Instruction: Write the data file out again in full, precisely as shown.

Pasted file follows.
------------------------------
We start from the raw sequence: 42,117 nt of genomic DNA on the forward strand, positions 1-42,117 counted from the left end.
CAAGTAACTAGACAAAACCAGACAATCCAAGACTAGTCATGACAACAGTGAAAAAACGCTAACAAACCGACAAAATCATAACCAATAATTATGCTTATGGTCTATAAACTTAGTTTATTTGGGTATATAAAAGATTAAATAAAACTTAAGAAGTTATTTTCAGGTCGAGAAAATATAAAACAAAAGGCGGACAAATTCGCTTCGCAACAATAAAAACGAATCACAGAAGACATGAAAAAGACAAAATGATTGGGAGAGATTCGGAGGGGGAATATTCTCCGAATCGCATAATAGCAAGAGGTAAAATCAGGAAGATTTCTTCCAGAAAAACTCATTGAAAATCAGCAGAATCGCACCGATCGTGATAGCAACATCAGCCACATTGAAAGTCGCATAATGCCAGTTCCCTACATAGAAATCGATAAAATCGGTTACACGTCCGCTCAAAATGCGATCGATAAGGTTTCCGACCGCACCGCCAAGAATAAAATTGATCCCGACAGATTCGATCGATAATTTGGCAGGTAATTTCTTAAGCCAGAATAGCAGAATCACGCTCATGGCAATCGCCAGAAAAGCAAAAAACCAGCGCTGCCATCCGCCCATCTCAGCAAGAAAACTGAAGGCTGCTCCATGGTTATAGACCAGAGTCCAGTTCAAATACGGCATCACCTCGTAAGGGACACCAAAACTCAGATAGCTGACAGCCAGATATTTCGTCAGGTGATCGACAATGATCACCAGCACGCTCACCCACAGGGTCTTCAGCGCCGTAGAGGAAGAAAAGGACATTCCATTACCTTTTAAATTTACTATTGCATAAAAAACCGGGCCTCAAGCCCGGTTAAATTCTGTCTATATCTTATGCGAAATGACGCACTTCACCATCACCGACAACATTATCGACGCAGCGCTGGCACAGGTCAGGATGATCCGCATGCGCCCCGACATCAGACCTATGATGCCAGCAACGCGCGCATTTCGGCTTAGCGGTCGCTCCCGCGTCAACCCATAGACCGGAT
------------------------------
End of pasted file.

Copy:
We start from the raw sequence: 42,117 nt of genomic DNA on the forward strand, positions 1-42,117 counted from the left end.
CAAGTAACTAGACAAAACCAGACAATCCAAGACTAGTCATGACAACAGTGAAAAAACGCTAACAAACCGACAAAATCATAACCAATAATTATGCTTATGGTCTATAAACTTAGTTTATTTGGGTATATAAAAGATTAAATAAAACTTAAGAAGTTATTTTCAGGTCGAGAAAATATAAAACAAAAGGCGGACAAATTCGCTTCGCAACAATAAAAACGAATCACAGAAGACATGAAAAAGACAAAATGATTGGGAGAGATTCGGAGGGGGAATATTCTCCGAATCGCATAATAGCAAGAGGTAAAATCAGGAAGATTTCTTCCAGAAAAACTCATTGAAAATCAGCAGAATCGCACCGATCGTGATAGCAACATCAGCCACATTGAAAGTCGCATAATGCCAGTTCCCTACATAGAAATCGATAAAATCGGTTACACGTCCGCTCAAAATGCGATCGATAAGGTTTCCGACCGCACCGCCAAGAATAAAATTGATCCCGACAGATTCGATCGATAATTTGGCAGGTAATTTCTTAAGCCAGAATAGCAGAATCACGCTCATGGCAATCGCCAGAAAAGCAAAAAACCAGCGCTGCCATCCGCCCATCTCAGCAAGAAAACTGAAGGCTGCTCCATGGTTATAGACCAGAGTCCAGTTCAAATACGGCATCACCTCGTAAGGGACACCAAAACTCAGATAGCTGACAGCCAGATATTTCGTCAGGTGATCGACAATGATCACCAGCACGCTCACCCACAGGGTCTTCAGCGCCGTAGAGGAAGAAAAGGACATTCCATTACCTTTTAAATTTACTATTGCATAAAAAACCGGGCCTCAAGCCCGGTTAAATTCTGTCTATATCTTATGCGAAATGACGCACTTCACCATCACCGACAACATTATCGACGCAGCGCTGGCACAGGTCAGGATGATCCGCATGCGCCCCGACATCAGACCTATGATGCCAGCAACGCGCGCATTTCGGCTTAGCGGTCGCTCCCGCGTCAACCCATAGACCGGAT